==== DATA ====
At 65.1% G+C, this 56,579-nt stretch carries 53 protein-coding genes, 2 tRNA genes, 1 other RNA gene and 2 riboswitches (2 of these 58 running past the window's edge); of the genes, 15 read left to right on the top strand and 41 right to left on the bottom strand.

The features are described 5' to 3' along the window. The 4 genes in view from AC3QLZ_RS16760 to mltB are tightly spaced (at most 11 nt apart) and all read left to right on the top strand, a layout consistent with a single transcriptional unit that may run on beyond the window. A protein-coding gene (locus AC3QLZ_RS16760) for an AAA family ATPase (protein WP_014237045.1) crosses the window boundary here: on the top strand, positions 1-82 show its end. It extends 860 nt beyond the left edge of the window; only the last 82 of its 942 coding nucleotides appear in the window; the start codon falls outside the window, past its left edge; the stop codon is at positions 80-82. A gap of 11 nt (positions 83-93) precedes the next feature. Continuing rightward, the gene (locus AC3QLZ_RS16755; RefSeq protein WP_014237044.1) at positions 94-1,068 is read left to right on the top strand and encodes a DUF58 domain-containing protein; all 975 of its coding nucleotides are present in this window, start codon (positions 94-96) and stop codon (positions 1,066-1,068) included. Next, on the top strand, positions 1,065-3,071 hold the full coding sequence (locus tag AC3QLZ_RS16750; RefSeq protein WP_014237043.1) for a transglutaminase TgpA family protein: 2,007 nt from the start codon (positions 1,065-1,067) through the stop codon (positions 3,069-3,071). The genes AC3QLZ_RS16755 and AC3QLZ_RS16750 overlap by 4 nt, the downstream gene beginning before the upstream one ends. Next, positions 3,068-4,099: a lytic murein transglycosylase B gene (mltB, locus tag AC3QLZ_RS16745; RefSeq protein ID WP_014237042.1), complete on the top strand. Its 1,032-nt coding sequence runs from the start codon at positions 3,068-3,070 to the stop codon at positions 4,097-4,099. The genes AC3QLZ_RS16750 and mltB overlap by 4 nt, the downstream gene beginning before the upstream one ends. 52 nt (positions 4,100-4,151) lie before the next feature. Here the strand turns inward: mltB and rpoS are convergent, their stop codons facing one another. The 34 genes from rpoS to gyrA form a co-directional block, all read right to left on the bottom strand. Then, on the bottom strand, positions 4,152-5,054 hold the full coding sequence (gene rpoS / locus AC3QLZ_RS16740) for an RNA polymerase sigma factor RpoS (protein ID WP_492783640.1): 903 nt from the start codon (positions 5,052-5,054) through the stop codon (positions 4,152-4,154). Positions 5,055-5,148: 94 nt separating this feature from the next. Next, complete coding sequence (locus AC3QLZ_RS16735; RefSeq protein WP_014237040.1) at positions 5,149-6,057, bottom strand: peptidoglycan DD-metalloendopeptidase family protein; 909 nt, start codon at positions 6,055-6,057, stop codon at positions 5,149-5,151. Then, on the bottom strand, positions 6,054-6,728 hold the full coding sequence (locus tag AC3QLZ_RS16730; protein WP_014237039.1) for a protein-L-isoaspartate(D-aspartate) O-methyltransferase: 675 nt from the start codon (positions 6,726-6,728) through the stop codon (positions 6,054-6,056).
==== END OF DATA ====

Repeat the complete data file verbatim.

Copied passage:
At 65.1% G+C, this 56,579-nt stretch carries 53 protein-coding genes, 2 tRNA genes, 1 other RNA gene and 2 riboswitches (2 of these 58 running past the window's edge); of the genes, 15 read left to right on the top strand and 41 right to left on the bottom strand.

The features are described 5' to 3' along the window. The 4 genes in view from AC3QLZ_RS16760 to mltB are tightly spaced (at most 11 nt apart) and all read left to right on the top strand, a layout consistent with a single transcriptional unit that may run on beyond the window. A protein-coding gene (locus AC3QLZ_RS16760) for an AAA family ATPase (protein WP_014237045.1) crosses the window boundary here: on the top strand, positions 1-82 show its end. It extends 860 nt beyond the left edge of the window; only the last 82 of its 942 coding nucleotides appear in the window; the start codon falls outside the window, past its left edge; the stop codon is at positions 80-82. A gap of 11 nt (positions 83-93) precedes the next feature. Continuing rightward, the gene (locus AC3QLZ_RS16755; RefSeq protein WP_014237044.1) at positions 94-1,068 is read left to right on the top strand and encodes a DUF58 domain-containing protein; all 975 of its coding nucleotides are present in this window, start codon (positions 94-96) and stop codon (positions 1,066-1,068) included. Next, on the top strand, positions 1,065-3,071 hold the full coding sequence (locus tag AC3QLZ_RS16750; RefSeq protein WP_014237043.1) for a transglutaminase TgpA family protein: 2,007 nt from the start codon (positions 1,065-1,067) through the stop codon (positions 3,069-3,071). The genes AC3QLZ_RS16755 and AC3QLZ_RS16750 overlap by 4 nt, the downstream gene beginning before the upstream one ends. Next, positions 3,068-4,099: a lytic murein transglycosylase B gene (mltB, locus tag AC3QLZ_RS16745; RefSeq protein ID WP_014237042.1), complete on the top strand. Its 1,032-nt coding sequence runs from the start codon at positions 3,068-3,070 to the stop codon at positions 4,097-4,099. The genes AC3QLZ_RS16750 and mltB overlap by 4 nt, the downstream gene beginning before the upstream one ends. 52 nt (positions 4,100-4,151) lie before the next feature. Here the strand turns inward: mltB and rpoS are convergent, their stop codons facing one another. The 34 genes from rpoS to gyrA form a co-directional block, all read right to left on the bottom strand. Then, on the bottom strand, positions 4,152-5,054 hold the full coding sequence (gene rpoS / locus AC3QLZ_RS16740) for an RNA polymerase sigma factor RpoS (protein ID WP_492783640.1): 903 nt from the start codon (positions 5,052-5,054) through the stop codon (positions 4,152-4,154). Positions 5,055-5,148: 94 nt separating this feature from the next. Next, complete coding sequence (locus AC3QLZ_RS16735; RefSeq protein WP_014237040.1) at positions 5,149-6,057, bottom strand: peptidoglycan DD-metalloendopeptidase family protein; 909 nt, start codon at positions 6,055-6,057, stop codon at positions 5,149-5,151. Then, on the bottom strand, positions 6,054-6,728 hold the full coding sequence (locus tag AC3QLZ_RS16730; protein WP_014237039.1) for a protein-L-isoaspartate(D-aspartate) O-methyltransferase: 675 nt from the start codon (positions 6,726-6,728) through the stop codon (positions 6,054-6,056).